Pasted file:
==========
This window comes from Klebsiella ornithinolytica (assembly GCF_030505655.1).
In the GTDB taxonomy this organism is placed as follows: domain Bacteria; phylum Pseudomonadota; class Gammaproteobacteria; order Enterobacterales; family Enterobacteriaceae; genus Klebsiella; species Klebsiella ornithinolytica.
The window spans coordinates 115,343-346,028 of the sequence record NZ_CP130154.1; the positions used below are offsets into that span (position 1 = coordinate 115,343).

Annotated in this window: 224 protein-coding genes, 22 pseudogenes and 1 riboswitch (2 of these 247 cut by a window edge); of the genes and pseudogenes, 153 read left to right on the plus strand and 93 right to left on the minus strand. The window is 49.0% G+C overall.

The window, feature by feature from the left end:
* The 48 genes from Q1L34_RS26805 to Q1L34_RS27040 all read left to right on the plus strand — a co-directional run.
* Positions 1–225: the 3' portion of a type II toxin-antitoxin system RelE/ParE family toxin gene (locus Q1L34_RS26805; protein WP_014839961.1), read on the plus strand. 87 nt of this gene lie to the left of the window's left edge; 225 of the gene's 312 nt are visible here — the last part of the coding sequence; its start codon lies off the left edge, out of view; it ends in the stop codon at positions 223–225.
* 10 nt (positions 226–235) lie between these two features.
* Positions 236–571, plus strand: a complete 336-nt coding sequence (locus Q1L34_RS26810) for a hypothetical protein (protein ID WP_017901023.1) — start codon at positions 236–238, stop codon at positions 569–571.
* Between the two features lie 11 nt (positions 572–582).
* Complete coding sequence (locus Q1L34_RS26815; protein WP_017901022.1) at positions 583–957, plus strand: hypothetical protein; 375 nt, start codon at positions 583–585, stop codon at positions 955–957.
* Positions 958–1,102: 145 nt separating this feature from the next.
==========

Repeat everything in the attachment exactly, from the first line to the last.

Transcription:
This window comes from Klebsiella ornithinolytica (assembly GCF_030505655.1).
In the GTDB taxonomy this organism is placed as follows: domain Bacteria; phylum Pseudomonadota; class Gammaproteobacteria; order Enterobacterales; family Enterobacteriaceae; genus Klebsiella; species Klebsiella ornithinolytica.
The window spans coordinates 115,343-346,028 of the sequence record NZ_CP130154.1; the positions used below are offsets into that span (position 1 = coordinate 115,343).

Annotated in this window: 224 protein-coding genes, 22 pseudogenes and 1 riboswitch (2 of these 247 cut by a window edge); of the genes and pseudogenes, 153 read left to right on the plus strand and 93 right to left on the minus strand. The window is 49.0% G+C overall.

The window, feature by feature from the left end:
* The 48 genes from Q1L34_RS26805 to Q1L34_RS27040 all read left to right on the plus strand — a co-directional run.
* Positions 1–225: the 3' portion of a type II toxin-antitoxin system RelE/ParE family toxin gene (locus Q1L34_RS26805; protein WP_014839961.1), read on the plus strand. 87 nt of this gene lie to the left of the window's left edge; 225 of the gene's 312 nt are visible here — the last part of the coding sequence; its start codon lies off the left edge, out of view; it ends in the stop codon at positions 223–225.
* 10 nt (positions 226–235) lie between these two features.
* Positions 236–571, plus strand: a complete 336-nt coding sequence (locus Q1L34_RS26810) for a hypothetical protein (protein ID WP_017901023.1) — start codon at positions 236–238, stop codon at positions 569–571.
* Between the two features lie 11 nt (positions 572–582).
* Complete coding sequence (locus Q1L34_RS26815; protein WP_017901022.1) at positions 583–957, plus strand: hypothetical protein; 375 nt, start codon at positions 583–585, stop codon at positions 955–957.
* Positions 958–1,102: 145 nt separating this feature from the next.